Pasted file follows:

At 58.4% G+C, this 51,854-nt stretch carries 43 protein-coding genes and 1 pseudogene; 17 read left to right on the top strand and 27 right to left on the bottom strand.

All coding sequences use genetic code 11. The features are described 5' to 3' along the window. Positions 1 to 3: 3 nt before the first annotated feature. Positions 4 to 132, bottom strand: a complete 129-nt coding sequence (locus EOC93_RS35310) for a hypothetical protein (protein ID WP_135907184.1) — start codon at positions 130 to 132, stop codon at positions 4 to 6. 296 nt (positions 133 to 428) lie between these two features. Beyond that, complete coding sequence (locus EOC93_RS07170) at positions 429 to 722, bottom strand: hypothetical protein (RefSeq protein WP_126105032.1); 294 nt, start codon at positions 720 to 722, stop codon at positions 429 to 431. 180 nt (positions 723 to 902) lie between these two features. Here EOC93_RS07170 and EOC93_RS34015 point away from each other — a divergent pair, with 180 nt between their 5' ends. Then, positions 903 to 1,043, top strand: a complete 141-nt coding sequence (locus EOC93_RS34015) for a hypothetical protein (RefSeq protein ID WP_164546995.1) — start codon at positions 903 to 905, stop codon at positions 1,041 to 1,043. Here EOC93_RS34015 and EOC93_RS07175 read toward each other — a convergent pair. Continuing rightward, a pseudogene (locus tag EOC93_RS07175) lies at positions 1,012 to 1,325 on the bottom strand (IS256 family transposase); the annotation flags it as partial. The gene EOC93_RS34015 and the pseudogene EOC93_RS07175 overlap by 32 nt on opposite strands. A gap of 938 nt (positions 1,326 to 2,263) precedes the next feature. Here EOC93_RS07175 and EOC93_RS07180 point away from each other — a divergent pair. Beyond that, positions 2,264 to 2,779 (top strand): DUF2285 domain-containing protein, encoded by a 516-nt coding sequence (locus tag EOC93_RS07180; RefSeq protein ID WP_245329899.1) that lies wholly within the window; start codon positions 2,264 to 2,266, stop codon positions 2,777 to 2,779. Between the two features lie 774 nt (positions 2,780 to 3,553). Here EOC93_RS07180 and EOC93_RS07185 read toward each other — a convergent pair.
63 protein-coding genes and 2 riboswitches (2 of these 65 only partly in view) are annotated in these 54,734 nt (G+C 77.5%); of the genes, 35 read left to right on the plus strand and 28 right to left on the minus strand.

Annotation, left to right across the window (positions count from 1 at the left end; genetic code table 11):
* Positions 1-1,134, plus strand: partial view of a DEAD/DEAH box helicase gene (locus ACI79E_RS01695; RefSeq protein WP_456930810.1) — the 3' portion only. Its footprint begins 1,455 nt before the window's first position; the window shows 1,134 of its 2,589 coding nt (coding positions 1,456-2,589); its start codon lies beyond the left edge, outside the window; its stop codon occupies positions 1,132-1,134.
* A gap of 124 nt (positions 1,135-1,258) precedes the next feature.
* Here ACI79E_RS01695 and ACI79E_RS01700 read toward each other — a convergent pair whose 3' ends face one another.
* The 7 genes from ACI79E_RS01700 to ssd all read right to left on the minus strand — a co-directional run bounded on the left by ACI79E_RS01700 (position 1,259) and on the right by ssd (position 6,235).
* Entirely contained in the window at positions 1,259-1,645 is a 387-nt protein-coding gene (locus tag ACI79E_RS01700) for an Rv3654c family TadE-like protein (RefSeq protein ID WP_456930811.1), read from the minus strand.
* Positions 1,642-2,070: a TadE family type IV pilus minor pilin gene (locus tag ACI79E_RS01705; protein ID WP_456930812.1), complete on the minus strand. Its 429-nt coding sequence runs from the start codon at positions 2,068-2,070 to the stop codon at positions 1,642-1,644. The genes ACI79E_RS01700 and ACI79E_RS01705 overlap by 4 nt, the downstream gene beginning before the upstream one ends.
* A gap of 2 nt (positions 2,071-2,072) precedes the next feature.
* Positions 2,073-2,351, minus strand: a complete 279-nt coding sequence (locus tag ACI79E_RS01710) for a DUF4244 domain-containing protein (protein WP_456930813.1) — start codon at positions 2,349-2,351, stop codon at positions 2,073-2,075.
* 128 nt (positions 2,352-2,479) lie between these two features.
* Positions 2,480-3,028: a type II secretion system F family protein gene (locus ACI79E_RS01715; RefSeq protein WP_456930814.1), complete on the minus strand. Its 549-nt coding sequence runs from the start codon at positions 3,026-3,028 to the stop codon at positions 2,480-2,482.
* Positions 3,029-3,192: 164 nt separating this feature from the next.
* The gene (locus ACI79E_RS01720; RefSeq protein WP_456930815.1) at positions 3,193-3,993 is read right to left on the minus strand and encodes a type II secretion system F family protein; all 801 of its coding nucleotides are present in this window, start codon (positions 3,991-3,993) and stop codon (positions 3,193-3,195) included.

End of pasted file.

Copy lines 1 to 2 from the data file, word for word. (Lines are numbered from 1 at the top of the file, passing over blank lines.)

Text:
At 58.4% G+C, this 51,854-nt stretch carries 43 protein-coding genes and 1 pseudogene; 17 read left to right on the top strand and 27 right to left on the bottom strand.

All coding sequences use genetic code 11. The features are described 5' to 3' along the window. Positions 1 to 3: 3 nt before the first annotated feature. Positions 4 to 132, bottom strand: a complete 129-nt coding sequence (locus EOC93_RS35310) for a hypothetical protein (protein ID WP_135907184.1) — start codon at positions 130 to 132, stop codon at positions 4 to 6. 296 nt (positions 133 to 428) lie between these two features. Beyond that, complete coding sequence (locus EOC93_RS07170) at positions 429 to 722, bottom strand: hypothetical protein (RefSeq protein WP_126105032.1); 294 nt, start codon at positions 720 to 722, stop codon at positions 429 to 431. 180 nt (positions 723 to 902) lie between these two features. Here EOC93_RS07170 and EOC93_RS34015 point away from each other — a divergent pair, with 180 nt between their 5' ends. Then, positions 903 to 1,043, top strand: a complete 141-nt coding sequence (locus EOC93_RS34015) for a hypothetical protein (RefSeq protein ID WP_164546995.1) — start codon at positions 903 to 905, stop codon at positions 1,041 to 1,043. Here EOC93_RS34015 and EOC93_RS07175 read toward each other — a convergent pair. Continuing rightward, a pseudogene (locus tag EOC93_RS07175) lies at positions 1,012 to 1,325 on the bottom strand (IS256 family transposase); the annotation flags it as partial. The gene EOC93_RS34015 and the pseudogene EOC93_RS07175 overlap by 32 nt on opposite strands. A gap of 938 nt (positions 1,326 to 2,263) precedes the next feature. Here EOC93_RS07175 and EOC93_RS07180 point away from each other — a divergent pair. Beyond that, positions 2,264 to 2,779 (top strand): DUF2285 domain-containing protein, encoded by a 516-nt coding sequence (locus tag EOC93_RS07180; RefSeq protein ID WP_245329899.1) that lies wholly within the window; start codon positions 2,264 to 2,266, stop codon positions 2,777 to 2,779. Between the two features lie 774 nt (positions 2,780 to 3,553). Here EOC93_RS07180 and EOC93_RS07185 read toward each other — a convergent pair.